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Divergent (2014)
Director: Neil Burger

review by Andrew Darlington
Spoiler alert!
I blame Harry Potter. It was the tedious boy wizard who first alerted the movie industry, by way of a publishing phenomenon, that there's gold in them there kidults, that there's an exploitable 'young adult' demographic out there ripe for the plunder. Although Hermione had her moments at Hogwarts, what came next, although derivative, had positives to recommend them. The Twilight saga based on Stephanie Meyer's series of novels, the Hunger Games franchise adapted from Suzanne Collins' fiction, and even the Kass Morgan-derived post-apocalypse TV series The 100.

Set in another bleak dystopia - Divergent shares several traits with them, not least of which being their strong female-centric leads. And there are inevitable cross-overs. Shailene Woodley was tipped to play 'Katniss Everdeen' in The Hunger Games, before the role went to Jennifer Lawrence. Here, Woodley plays Beatrice 'Tris' Prior, who is a 'Divergent' - which means that she doesn't fit into the rigidly-structured social hierarchy of future Chicago. There are five distinct social factions; a place for everyone; and everyone knows their place... except Tris. People feel threatened by destabilizing free-thinking 'Divergents', so they must conceal their identity. At a time when a depressing number of youth seem to have bought into becoming hedge-fund managers, or playing the stock market, or failing that, defining their destiny by scoring a place on X-Factor, it's reassuring that the social misfit is still a default setting for teen angst.

A century after nuclear war, Chicago is surrounded by a separation fence. "They say the war was terrible, that the rest of the world was destroyed. Our founders built the wall to keep us safe." So what's outside? 'Monsters!' Her family are 'Abnegation' who resemble a self-sacrificing Puritan sect. "We lead a simple life, selfless, dedicated to helping others." Unlike generic blockbusters, the CGI wow-spectacle is low-key restrained. Limited to the fantasy sequences in which 16-year-olds undergo a hallucinogenic assignment process to determine their suitability for adult factions. Her aptitude results are predictably inconclusive. It doesn't work on her. So, by the pricking of her palms, she becomes 'Dauntless' who are "our protectors, our soldiers, our police. I always thought they were amazing. Brave, fearless and free. Some people think Dauntless are crazy, when they kind of are." Their craziness consists of a signature leaping off a speeding train onto the tower-block rooftop, which is the bit they show in the promo-trailers.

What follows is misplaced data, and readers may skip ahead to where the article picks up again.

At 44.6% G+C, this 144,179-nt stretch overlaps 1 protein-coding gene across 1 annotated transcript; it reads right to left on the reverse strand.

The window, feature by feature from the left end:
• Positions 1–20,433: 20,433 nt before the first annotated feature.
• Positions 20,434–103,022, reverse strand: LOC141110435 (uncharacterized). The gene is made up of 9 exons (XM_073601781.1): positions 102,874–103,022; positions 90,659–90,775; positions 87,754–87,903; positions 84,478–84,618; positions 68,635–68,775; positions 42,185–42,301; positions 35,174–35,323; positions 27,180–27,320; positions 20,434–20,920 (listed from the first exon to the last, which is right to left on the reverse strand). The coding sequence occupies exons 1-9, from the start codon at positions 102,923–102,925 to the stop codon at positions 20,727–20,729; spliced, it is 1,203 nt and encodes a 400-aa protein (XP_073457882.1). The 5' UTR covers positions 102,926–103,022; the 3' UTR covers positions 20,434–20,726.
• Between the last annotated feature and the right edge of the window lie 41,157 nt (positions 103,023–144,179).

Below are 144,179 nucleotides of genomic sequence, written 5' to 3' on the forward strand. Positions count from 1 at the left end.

She passes through initiation and trials, war-games that resemble a slightly more hazardous laser-quest or paint-balling, and zip-wires between city-blocks, enthusing "that was awesome," which is something Shailene's 'Kaitlin' character from The O.C. might have said! Elsewhere she convincingly portrays the vulnerability, countered by the determination with which she competes within the faction. She burns her old clothes, and renames herself 'Tris', with the state of her coiffure signifying her liberation, from the tight Abnegation bun, into a ponytail, then progressively free-flowing. She earns the grudging respect of hunky good-guy Tobias 'Four' (Theo James). Until the psychological aspect of her training replicates her 'trip', by being attacked by virtual Hitchcockian birds in a 'fear landscape' supposedly located outside the fence. But, fearing she's soon to be 'outed' as Divergent, she must fool the testing process by not using her intelligence, but relying on resourcefulness to escape its simulated hazards. So Trish and Four share a 'trip'. Afterwards, he takes his shirt off to show her his tats, and inevitably a certain amount of snuggery results.

Their first military operation turns out to be against Abnegations, in a factional power-struggle orchestrated by 'Erudite' Jeanine Matthews, played as a kind of authoritarian Hilary Clinton figure by Kate Winslet. Is human nature a weakness? "Human nature is the enemy," she insists. Naturally, Tris is not happy. Particularly when her Mum (Ashley Judd) intervenes, but is killed. She leads Dad (Tony Goldwyn), and brother Caleb (Ansel Elgort), against the narcotic control system that ensures Dauntless obedience. Dad is also gunned down. And Four is serum-conditioned, so that Tris finds herself fighting him. It's a dilemma. Is love stronger than conditioning? Of course it is. In the final resolution Tris uses her own thought-control drug on Matthews to shut down the genocide and restore peace.

In the way that genres remake and reinvent themselves the themes and plotting are fairly unoriginal, but hang their familiarity together in an appealing way. It leads the 'Divergent universe' towards Insurgent (2013), the second novel of Veronica Roth's trilogy, and the resolution of the film's open endings in the post-war eugenic-experiments outside the sealed city. But in movie terms, that is still to come.

The score is sombre, enlivened by the kind of moody melodic indie perpetrated by Ellie Goulding, Snow Patrol and Skrillex. Because there's a target exploitable young adult demographic out there who relate to that kind of thing. Meanwhile, already there's The Maze Runner (2014), another post-apocalypse movie scenario, derived from Y.A. source-novels by James Dashner. I blame Harry Potter.

Divergent



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